Just because the conduct will shortly be hidden beneath one banner doesn’t matter in the eyes of the regulator: all of this would breach anti-trust law.

Penalties for breach

In Australia, breaches of anti-trust laws can attract significant civil and criminal penalties for both individuals and corporations. Corporations face fines of up to $10 million or three times the total value of benefits from the breach, or 10% of the corporation’s annual turnover. Individuals face fines up to $317,140 or a term of imprisonment of up to 10 years, or both.

Practical implications

Parties to a transaction must maintain their independence as separate competitors until full completion occurs, as anti-trust laws apply exactly the same right up until that moment.

To reduce the risks of “gun jumping”, parties to a prospective transaction should:

  • obtain legal advice on what information may be exchanged between the parties prior to completion;
  • continue to operate as independent competitors by dealing independently with their own customers and suppliers until completion;
  • if in doubt, seek confirmation from the ACCC that the regulator will take no steps to oppose the transaction, and include that confirmation as a condition precedent to deal completion;
  • draft a condition that the parties refrain from working together until completion;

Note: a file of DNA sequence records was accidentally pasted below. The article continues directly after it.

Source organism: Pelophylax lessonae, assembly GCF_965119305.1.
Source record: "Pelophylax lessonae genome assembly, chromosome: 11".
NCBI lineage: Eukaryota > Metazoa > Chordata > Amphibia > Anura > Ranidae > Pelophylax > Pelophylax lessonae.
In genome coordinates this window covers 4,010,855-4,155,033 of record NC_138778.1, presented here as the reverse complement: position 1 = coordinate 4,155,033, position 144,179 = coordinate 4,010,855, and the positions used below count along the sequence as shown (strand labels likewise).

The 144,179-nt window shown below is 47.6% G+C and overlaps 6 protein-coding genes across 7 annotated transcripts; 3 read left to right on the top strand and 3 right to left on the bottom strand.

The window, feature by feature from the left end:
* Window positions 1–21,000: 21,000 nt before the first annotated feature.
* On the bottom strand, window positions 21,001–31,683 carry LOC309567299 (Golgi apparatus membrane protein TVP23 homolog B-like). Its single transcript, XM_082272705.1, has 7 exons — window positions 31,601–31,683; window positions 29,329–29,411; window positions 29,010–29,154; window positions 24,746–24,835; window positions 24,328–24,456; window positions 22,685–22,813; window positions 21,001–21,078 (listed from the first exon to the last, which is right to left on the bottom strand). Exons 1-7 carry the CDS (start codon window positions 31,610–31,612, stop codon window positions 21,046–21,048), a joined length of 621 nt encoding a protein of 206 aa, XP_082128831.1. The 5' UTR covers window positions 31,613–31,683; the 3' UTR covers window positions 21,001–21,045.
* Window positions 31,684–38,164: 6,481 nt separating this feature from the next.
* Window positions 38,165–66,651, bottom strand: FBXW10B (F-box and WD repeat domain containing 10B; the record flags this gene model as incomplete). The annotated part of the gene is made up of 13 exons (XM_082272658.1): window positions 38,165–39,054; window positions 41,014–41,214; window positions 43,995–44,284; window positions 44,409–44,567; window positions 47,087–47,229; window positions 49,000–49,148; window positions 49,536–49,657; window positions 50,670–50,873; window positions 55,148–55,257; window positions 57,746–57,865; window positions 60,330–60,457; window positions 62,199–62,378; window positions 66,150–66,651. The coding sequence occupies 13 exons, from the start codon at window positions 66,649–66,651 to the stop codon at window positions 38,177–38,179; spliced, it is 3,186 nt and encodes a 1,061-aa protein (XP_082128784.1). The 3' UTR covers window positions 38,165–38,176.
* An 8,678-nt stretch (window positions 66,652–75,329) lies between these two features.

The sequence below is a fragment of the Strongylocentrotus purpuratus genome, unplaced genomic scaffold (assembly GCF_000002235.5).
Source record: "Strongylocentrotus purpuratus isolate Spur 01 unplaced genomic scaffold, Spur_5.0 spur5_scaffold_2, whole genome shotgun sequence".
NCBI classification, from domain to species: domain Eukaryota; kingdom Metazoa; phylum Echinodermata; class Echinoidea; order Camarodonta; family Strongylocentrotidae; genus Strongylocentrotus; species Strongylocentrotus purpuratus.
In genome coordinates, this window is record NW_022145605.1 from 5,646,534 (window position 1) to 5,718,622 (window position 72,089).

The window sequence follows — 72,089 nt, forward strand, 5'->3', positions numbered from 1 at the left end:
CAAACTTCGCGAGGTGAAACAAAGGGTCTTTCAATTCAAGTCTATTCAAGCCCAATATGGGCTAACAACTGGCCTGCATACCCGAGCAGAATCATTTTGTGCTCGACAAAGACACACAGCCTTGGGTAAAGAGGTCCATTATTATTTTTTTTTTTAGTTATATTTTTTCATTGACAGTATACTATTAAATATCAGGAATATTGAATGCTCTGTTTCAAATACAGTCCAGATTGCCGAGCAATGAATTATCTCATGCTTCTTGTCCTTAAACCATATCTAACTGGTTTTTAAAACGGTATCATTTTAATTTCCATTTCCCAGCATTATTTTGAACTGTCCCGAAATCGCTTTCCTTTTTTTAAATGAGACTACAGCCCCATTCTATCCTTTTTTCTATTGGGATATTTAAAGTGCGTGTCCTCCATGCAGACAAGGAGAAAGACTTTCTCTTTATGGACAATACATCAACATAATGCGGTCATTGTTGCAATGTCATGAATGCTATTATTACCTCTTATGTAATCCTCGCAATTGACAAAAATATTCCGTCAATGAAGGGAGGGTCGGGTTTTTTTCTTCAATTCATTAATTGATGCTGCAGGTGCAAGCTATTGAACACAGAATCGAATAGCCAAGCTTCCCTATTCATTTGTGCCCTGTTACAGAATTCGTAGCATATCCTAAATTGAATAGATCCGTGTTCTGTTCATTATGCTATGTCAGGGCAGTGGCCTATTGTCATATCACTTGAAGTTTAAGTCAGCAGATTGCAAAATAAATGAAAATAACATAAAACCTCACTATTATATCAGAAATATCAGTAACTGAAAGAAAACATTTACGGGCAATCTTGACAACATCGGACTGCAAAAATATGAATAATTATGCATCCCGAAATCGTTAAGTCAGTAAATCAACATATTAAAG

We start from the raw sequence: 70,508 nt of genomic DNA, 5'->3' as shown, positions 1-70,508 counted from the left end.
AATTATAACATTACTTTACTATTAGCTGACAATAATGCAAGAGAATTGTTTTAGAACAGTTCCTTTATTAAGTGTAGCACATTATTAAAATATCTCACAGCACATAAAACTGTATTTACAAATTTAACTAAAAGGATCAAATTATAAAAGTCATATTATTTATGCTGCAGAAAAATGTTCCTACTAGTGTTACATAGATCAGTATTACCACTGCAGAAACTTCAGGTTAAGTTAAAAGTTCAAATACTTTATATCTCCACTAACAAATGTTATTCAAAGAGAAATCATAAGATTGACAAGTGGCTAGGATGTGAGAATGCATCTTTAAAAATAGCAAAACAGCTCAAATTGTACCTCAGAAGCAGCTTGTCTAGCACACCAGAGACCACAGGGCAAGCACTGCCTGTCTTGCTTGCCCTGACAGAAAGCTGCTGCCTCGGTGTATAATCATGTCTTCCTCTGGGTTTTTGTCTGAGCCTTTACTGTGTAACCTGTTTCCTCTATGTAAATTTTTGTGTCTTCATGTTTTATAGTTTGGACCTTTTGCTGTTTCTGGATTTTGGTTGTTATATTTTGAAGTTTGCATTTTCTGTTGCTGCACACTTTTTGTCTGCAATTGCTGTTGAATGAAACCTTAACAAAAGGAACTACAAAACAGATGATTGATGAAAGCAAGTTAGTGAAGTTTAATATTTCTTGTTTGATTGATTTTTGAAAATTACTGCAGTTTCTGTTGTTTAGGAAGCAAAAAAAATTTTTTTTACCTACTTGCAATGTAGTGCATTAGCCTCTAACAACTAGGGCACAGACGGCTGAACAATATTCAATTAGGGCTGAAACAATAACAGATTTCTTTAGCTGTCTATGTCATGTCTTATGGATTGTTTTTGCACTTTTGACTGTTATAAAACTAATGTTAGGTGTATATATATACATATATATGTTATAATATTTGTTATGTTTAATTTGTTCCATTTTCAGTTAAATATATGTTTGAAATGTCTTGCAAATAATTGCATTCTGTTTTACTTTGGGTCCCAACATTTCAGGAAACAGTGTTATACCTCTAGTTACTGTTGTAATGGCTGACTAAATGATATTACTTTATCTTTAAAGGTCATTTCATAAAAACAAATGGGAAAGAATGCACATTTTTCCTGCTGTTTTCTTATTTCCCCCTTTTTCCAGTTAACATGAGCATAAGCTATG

• ensure that entities do not in any way coordinate pricing, supply, production, marketing or other competitive activities before completion;
  • ensure that no amalgamation of assets, staff and customers occurs prior to completion; and
  • not represent themselves as a single integrated entity; and
  • undertake to abide by their obligations under anti-trust law, particularly in relation to confidentiality and disclosure of commercially sensitive information.

Recent Australian regulatory action forms part of an increasing trend of competition authorities worldwide seeking to punish companies for gun jumping. Anti-trust agencies in the United States have historically been active enforcers of anti-trust law with respect to gun jumping, but authorities in Europe and elsewhere (including Australia) are now taking a more aggressive approach.

Parties to a business combination transaction need to implement strategies to balance the limitations imposed by anti-trust law and the commercial need for early integration planning.

Being fully informed of your legal obligations at the earliest stages of a business combination transaction can play a vital role in mitigating future risks

The Mills Oakley Corporate Advisory team has vast experience in all aspects of a commercial transaction, including Australian anti-trust law issues in the M&A context. To avoid a prospective transaction running afoul of these and other laws, reach out to a member of our team for expert advice.

For further information, please do not hesitate to contact us.